The Art Of Storytelling: Jeremy Torr

the Art of Storytelling as told by jeremy torr in a short interview with bolt.

Jeremy Torr shares his story with us on storytelling and what it takes to be a good writer. His secret to success: believability.


How did you enter the industry?

In 1985, I had a small company building bicycles in England. I couldn’t afford any advertising so I thought: I gotta get some publicity out.

So I wrote to a lot of bicycle magazines and asked, “Hey do you want some interesting stories about how to build a bicycle?” And a couple of them responded, “Yeah that’s great, we’ve got nobody doing that.”

So yeah, I just did more and more and I realised that it’s much easier and more pleasant earning a living writing about stuff than actually doing it. I kind of just fell into it really.


storytelling about bicyclesSource

Quirky writing habits?

If I’ve written it, I don’t change it. I never do redrafts. I just do one and that’s it. Because I’ve done quite a bit of editing as well, you can tell as an editor if somebody’s done lots of editing and rewriting because it doesn’t have flow to it.

It doesn’t have a kind of a natural readable sequence to it. If you keep that, it makes whatever it is you’re writing much more interesting and easy to read.

Some of the best audio I think is on the BBC podcasts. They have a series called From Our Own Correspondent which have this natural flow. Some of those are just so good, brilliant. They’ve got stories like…for example, “I Went to the Man Who Ironed Shirts for a Living”. Yeah! Something like that. But it’s not mundane if it’s well delivered though.


What is the biggest thing that people THINK they know about storytelling, that isn’t so?

That’s easy. They think they have to write in a certain way. They think they have to write properly. And that kills the story because if you put it into correct English and start creating sentences and start putting big words in, it sounds crap.


Hardest thing you’ve encountered while writing?

That’s a really cliche question. I don’t think there was anything particularly hard because you can always find an angle on something to write about. Even if you think you’re not gonna get something out of it to begin with.
I don’t really think anything is hard, I’ve always enjoyed everything. I’ve been lucky.


How do you find an angle?

Just experience I guess. It’s experience but it’s also trying to think about the people that are going to consume this. What are they gonna be interested in.

If you don’t do that then if the consumer is not interested in it then you might as well go down the pub and have a beer or something, complete waste of time.


What does it take for a story to stand out?

This is a difficult one isn’t it? I don’t think you can say it’s this, it’s that, it’s the other. Sometimes people write a brilliant story and never write anything good again.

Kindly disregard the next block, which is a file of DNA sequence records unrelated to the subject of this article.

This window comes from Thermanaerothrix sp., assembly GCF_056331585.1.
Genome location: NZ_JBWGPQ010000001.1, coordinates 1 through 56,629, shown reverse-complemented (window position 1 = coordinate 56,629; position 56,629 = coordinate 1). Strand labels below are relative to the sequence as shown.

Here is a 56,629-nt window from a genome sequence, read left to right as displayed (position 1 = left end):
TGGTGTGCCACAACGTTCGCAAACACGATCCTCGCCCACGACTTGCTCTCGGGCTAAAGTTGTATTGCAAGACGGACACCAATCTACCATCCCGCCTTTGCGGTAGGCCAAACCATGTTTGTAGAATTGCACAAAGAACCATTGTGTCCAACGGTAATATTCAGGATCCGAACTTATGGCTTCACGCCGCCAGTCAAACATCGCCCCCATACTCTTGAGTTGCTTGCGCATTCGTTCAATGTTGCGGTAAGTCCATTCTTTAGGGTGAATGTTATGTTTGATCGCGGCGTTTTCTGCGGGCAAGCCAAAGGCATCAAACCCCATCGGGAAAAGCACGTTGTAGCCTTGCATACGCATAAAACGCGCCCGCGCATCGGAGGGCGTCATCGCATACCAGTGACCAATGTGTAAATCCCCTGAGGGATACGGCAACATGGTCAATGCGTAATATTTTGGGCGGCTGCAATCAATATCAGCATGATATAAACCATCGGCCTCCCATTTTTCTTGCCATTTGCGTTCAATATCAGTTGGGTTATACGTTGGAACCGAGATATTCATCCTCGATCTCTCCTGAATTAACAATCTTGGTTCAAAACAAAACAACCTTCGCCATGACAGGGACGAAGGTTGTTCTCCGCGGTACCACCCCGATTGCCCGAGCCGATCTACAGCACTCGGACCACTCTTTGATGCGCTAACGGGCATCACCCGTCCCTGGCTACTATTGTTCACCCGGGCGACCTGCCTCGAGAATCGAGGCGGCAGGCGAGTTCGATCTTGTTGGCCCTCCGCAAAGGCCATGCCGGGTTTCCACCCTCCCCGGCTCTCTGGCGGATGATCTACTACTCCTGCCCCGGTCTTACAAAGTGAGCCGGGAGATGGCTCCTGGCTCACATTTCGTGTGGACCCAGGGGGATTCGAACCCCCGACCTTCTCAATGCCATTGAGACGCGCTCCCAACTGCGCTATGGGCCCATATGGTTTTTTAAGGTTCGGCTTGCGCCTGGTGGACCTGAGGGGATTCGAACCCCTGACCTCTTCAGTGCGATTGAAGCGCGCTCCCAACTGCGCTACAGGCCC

I can’t remember the name of the guy that wrote uh… The Bridges of Madison County. Absolutely fantastic book, but he tried again and never did anything at all. It’s just a really nice love story. The writing itself doesn’t have to be good for it to be a good story. The believability of it is what’s important.



If there was one thing you would not want to write about, what would it be and why?

I don’t think there’d be anything that I wouldn’t want to write about. I think there are some things you need to be mindful of and how that would upset other people if you write about it, it’s only fair.


Having worked across 3 different continents and being an expert in your field, are there any differences in the way people receive or write content/tell stories?

Biggest difference would not be quite so much the content, but the way the journalists work is very different.

Australia is quite aggressive. They want facts and they want it quick. They don’t want you to waste their time.

England is quite polite but sometimes you don’t always get the truth, people are always polite but at the same time are not telling you things.

In Asia, generally people don’t like troubling somebody and don’t like to be too confrontational. In terms of the output in Asia, people just want what it is; the effect on the share price and what new technology can do for them. Whereas in Australia, it’s a lot more about the personality and the people who’ve invented it.


If you weren’t in this business at all what would you be doing?

Probably making bicycles.


What advice would you give to a young writer?

To try and write the way you want to write. Don’t write the way somebody else is telling you to write. Because you always write more engagingly when you’re writing what you’re thinking. If you try and do it the proper way, it always looks and sounds stiff. Put some of yourself into it.

storytelling and keeping it real




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